According to Joy, you can estimate each guest will consume around one drink per hour. So, if the catering event is three hours long, you can estimate a total of three drinks per guest. 

As an example, let’s say the event will have a total of 100 guests in attendance, meaning you can account for roughly 300 total servings. 

From here, you can break it down even further to allocate a specific percentage of beverage types for 300 servings:

  • 60% wine = 180 total servings 
  • 20% beer – 60 total servings
  • 20% liquor – 60 total servings 

Once you determine the direction the bar will go in and figure out the number of servings, you can price the bar costs accordingly and add them to the estimate. 

Step 6: Be Sure to Include a Service Charge

There are going to be a few other moving parts to the catering event other than the food, supply and bar costs. 

Here are a few of the things you can include in your service charge.

  • Labour costs – Determine how many servers and assistants you’re going to need to help make sure the event runs smoothly
  • Gratuity – Depending on where you’re located, including gratuity in the service charge can be a common practice and it’s typically around 15%
  • Profit margin – Sometimes this can be a flat fee and other times you might include a specific percentage, such as 25%. When considering profit margin make sure you do what you can to try and accommodate the client’s budget. That said, being flexible doesn’t mean sacrificing the profit your catering business should earn for the services provided. 

Another element to consider is your overhead costs. Take into account the areas needed to operate your business, such as the cost of rent if you have an office, equipment rentals, insurance and utilities. 

As an example, let’s say you have a monthly total overhead of $5,000. If your catering business does 10 jobs per month, this means charging $500 per job will cover any overhead costs. 

Step 7. Complete the Estimate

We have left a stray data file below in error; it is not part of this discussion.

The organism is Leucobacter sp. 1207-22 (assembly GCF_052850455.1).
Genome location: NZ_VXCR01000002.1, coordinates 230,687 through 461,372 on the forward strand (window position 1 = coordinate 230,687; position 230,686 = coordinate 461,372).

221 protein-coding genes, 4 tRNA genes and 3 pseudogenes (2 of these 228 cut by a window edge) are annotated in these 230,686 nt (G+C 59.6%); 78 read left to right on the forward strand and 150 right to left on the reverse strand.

Now that you have gone through steps one to six, you should have all of the information and costs needed to provide an accurate estimate to your client. 

If you want to be a bit more competitive to try and land the job you can always quote a lower price. However, don’t estimate too low so that you don’t earn a profit. It can sometimes be a challenge to balance your business needs with the client’s budget, but make sure you do what’s best for everyone involved. 

Key Takeaways 

There are a lot of moving parts to consider when estimating a catering job. Everything from the number of guests, the ingredients needed, bar costs, supply costs and service charges. Plus, you need to ensure you have enough staff on hand so the event runs smoothly and there are no speed bumps. 

One of the best things you can do before even getting started is to find out the client’s budget. This way, you’ll immediately have a better sense as to what you can or cannot provide. For example, if the client has a smaller budget then something such as a buffet-style catering event might be most beneficial. 

For clients with a higher budget, a plated dinner can provide some more flexible options for both the client and the guests in attendance. 

Use the seven steps we outlined in this guide to create the most accurate pricing guide for your next catering job. You’ll have the best opportunity to generate an estimate the client will be happy with while also generating a profit for your business. 

Did you enjoy reading this guide? Head over to our resource hub for more great content!